The competition to lure bargain-minded stock traders to the Internet is getting more heated.
This week, Quick & Reilly Inc. launched a television advertising campaign touting its $26.75 fee for the QuickWay Net on-line trading program. The 60-second advertising spot is running on the cable stations MSNBC, an NBC-Microsoft joint venture, and CNBC, NBC's financial news cable station.
The company has long made fee comparisons in its brochures and in print advertising. But television spots are a more aggressive way to target the firm's potential customers.
"It's a focused audience (watching MSNBC and CNBC) and this is a great way to target them," said Peter Quick, president of Quick & Reilly.
At $26.75 per trade, Quick & Reilly's Internet trading program offers a substantial discount from the firm's standard minimum fee of $37.50.
"That makes us very competitive with Schwab and Fidelity," said Mr. Quick, referring to on-line services at rivals Charles Schwab & Co. and Fidelity Investments Group.
The service is cheaper than Schwab's on-line service, e.Schwab, which charges $39 per trade (or $29.95, with a minimum of $5,000 in the account). Fidelity's WebExpress has a minimum fee of $38, though a commonly applied discount can get it down to $28.50.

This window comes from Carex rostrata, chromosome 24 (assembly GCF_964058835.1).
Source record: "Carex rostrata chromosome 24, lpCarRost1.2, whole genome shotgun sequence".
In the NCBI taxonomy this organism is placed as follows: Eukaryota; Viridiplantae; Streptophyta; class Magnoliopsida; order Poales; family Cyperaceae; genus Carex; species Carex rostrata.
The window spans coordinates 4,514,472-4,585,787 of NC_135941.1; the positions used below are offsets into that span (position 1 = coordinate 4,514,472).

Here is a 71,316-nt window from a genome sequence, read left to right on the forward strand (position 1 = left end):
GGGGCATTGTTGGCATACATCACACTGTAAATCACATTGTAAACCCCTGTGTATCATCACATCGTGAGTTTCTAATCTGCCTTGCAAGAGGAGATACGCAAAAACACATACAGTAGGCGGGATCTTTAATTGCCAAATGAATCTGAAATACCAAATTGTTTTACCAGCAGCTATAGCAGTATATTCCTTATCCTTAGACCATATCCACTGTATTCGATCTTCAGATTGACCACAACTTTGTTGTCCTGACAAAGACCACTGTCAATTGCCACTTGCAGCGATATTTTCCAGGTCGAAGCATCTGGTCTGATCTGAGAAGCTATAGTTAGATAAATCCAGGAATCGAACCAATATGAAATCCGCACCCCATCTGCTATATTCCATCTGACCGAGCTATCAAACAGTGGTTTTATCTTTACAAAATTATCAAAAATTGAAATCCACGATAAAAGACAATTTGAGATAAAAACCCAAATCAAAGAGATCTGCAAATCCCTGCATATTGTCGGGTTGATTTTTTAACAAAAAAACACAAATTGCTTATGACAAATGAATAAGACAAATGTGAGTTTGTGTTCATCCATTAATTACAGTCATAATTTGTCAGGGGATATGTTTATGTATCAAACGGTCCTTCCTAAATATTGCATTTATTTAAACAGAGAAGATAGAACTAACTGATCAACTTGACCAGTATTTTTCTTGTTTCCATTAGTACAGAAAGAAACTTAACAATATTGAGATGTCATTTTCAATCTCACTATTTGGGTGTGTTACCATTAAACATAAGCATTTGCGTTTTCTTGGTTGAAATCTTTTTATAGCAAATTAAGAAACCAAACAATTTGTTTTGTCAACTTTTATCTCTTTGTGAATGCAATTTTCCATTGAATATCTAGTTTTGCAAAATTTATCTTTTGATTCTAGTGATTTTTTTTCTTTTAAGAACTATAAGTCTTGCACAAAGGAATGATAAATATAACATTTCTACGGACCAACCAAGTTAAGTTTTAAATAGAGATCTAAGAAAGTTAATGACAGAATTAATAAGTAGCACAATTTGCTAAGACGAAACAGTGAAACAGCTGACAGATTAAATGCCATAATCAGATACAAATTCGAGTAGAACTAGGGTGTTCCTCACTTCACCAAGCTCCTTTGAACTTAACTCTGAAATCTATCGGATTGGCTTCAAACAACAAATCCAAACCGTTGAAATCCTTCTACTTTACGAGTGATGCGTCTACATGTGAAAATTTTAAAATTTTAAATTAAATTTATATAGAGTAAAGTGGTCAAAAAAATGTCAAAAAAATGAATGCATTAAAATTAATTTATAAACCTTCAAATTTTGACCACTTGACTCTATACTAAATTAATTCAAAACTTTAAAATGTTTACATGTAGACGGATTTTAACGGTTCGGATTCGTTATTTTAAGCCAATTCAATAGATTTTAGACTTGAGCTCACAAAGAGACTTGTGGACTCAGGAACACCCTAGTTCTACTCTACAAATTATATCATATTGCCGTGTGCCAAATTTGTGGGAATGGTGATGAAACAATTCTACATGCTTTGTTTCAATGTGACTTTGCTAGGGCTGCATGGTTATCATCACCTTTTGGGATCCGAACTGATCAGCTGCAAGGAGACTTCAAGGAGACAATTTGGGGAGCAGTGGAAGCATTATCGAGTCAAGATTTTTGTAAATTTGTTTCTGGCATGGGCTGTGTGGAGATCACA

In recent years, Quick & Reilly has moved aggressively to attract home traders. QuickWay Net provides on-line trading and access to research, news, analysis, portfolio information, and real-time stock quotes.
It's the logical evolution from the firm's QuickWay Plus system, which provided computer-to-computer access, and the Easy Trade 24-hour telephone trading line. "This is a richer mix. You're on the Internet, so you have far more menu choices," said Mr. Quick, whose New York-based firm has 116 brick-and-mortar offices nationwide.
Brokerages have leaped into on-line trading programs as an inexpensive way to attract new customers-and capital. Many have sought out the perceived demographics of Web surfers: youth, education, rising income, and - brokers hope - rising interest in investment.
As many as nine million U.S. households, 8% of the total, will manage brokerage accounts on-line in the next three to five years, according to Jupiter Communications, New York.
At the same time, the Internet trading business may be driven by two extremes of customer demand.
A Palo Alto, Calif., firm, E-Trade Group, can help investors find trades for as little as pennies per share. But the Internet user has to know exactly what he or she wants, without benefit of information about the stocks or mutual funds in question, said David Weisman, director of money and technology strategies at Forrester Research Inc., Cambridge, Mass.
In fact, Mr. Weisman said, Forrester studies of Internet brokerage use show the discounting trend is likely to rebound toward more extensive-and more expensive-services.
"There's a whole sector of people who only make 12 to 20 trades a year who are willing to pay more in commission for more service," said Mr. Weisman.
That group is 25 to 44 years old and has income of $50,000 to $150,000. Typically, those investors need brokerage guidance, he said.
"They don't have the net worth to get noticed by the major brokerage firms and they're underserved by the self-service (Internet trading) model," he said. "There's a bigger market out there for people (Internet brokerages) who provide analytics, news, and research. The market is headed toward a midline."